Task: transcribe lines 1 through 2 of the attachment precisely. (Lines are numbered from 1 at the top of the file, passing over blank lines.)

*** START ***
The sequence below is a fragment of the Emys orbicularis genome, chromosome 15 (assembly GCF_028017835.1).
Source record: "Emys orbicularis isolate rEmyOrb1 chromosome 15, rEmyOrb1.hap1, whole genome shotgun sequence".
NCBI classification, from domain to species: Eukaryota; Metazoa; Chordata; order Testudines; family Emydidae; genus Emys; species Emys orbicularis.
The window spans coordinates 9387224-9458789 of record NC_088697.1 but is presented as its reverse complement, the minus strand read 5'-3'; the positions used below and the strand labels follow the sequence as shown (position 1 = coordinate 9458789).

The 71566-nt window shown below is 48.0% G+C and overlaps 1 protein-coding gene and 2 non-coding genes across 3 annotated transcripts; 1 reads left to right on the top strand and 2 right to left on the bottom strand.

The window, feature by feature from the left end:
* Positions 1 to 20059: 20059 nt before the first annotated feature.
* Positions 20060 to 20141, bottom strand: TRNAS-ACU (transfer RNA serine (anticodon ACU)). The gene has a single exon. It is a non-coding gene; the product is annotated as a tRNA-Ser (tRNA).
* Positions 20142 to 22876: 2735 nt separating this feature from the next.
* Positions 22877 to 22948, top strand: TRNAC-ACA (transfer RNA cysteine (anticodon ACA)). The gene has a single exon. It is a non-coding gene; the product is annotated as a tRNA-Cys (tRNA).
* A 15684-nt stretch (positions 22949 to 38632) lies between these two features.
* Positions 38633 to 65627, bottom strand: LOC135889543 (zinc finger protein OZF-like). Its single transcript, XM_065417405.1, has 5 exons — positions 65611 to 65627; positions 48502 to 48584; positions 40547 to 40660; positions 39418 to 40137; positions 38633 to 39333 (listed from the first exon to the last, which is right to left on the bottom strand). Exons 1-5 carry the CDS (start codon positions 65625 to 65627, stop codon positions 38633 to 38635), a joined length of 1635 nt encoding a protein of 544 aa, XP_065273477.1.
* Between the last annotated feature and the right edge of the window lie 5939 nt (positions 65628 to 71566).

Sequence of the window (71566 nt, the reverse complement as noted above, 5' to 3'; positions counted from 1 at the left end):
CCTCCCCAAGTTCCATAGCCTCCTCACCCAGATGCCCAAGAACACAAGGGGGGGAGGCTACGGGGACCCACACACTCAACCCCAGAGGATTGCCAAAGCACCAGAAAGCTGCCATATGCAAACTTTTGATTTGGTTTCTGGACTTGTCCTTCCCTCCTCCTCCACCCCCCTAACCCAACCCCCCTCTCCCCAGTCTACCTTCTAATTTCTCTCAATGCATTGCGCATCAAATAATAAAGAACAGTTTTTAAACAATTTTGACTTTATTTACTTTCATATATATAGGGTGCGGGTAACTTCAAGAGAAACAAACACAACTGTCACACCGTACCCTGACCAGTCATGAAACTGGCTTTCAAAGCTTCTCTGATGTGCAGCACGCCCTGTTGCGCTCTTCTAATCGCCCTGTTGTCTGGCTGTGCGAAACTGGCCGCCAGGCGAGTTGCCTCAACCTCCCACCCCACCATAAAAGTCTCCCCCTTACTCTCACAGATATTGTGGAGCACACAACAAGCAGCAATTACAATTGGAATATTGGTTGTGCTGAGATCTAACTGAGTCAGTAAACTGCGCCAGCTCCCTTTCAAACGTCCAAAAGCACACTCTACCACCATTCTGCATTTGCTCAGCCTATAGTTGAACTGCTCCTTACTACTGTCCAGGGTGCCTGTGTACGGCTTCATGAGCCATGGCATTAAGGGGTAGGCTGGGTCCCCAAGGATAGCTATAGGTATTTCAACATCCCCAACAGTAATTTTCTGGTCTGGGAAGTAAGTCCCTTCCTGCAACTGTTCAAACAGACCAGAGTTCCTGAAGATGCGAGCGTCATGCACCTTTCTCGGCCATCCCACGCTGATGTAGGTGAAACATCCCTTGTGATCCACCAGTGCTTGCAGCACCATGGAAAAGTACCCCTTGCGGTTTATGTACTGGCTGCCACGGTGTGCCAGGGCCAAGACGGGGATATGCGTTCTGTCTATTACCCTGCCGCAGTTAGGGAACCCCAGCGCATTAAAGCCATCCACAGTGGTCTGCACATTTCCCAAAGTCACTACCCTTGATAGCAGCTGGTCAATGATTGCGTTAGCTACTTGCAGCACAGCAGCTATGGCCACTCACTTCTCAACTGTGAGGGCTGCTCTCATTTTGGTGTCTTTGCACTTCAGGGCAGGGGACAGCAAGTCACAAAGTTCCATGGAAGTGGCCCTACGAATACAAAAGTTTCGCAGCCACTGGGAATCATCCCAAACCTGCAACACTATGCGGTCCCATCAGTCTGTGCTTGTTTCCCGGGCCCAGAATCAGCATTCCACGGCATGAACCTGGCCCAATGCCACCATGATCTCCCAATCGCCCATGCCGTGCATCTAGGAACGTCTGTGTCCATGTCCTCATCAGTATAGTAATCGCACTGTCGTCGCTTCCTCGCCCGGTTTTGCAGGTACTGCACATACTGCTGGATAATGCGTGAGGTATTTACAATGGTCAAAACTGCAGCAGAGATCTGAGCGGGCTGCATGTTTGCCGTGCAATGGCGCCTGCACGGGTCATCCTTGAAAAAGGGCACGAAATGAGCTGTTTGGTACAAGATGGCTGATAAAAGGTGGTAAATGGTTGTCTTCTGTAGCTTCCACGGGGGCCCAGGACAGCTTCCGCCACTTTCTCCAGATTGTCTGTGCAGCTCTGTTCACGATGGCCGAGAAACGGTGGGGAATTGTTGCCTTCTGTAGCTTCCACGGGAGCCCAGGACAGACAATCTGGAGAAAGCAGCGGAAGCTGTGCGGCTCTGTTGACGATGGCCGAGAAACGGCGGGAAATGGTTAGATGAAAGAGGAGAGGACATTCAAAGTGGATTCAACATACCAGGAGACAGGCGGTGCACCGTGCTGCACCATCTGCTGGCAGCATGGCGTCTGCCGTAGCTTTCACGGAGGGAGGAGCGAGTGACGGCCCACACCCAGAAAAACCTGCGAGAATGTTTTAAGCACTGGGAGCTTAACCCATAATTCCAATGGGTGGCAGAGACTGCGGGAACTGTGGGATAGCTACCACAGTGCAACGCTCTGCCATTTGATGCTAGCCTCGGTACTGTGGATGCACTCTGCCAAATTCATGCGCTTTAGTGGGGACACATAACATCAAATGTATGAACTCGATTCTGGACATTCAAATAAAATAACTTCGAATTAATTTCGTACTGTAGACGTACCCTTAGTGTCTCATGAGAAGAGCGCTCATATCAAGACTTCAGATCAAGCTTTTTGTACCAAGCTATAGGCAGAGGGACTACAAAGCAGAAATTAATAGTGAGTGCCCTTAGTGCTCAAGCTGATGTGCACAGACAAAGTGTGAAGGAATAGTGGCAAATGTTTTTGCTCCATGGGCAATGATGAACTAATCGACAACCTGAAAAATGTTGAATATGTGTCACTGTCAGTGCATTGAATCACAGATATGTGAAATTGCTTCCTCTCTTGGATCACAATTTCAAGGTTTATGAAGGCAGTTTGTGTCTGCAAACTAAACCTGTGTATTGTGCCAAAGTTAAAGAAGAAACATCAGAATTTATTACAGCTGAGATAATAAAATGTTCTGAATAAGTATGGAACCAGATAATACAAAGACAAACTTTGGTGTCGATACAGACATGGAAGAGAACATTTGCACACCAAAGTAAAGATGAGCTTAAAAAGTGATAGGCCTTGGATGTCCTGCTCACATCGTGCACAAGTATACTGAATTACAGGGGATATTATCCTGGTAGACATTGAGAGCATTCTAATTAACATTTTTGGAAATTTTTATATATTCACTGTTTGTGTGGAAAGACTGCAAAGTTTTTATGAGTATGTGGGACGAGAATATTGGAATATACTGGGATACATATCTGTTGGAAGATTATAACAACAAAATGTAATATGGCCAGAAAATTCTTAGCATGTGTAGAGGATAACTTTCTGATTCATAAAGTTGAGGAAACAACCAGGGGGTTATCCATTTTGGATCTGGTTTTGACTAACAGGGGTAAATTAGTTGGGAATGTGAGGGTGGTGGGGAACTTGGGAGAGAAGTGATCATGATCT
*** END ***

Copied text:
The sequence below is a fragment of the Emys orbicularis genome, chromosome 15 (assembly GCF_028017835.1).
Source record: "Emys orbicularis isolate rEmyOrb1 chromosome 15, rEmyOrb1.hap1, whole genome shotgun sequence".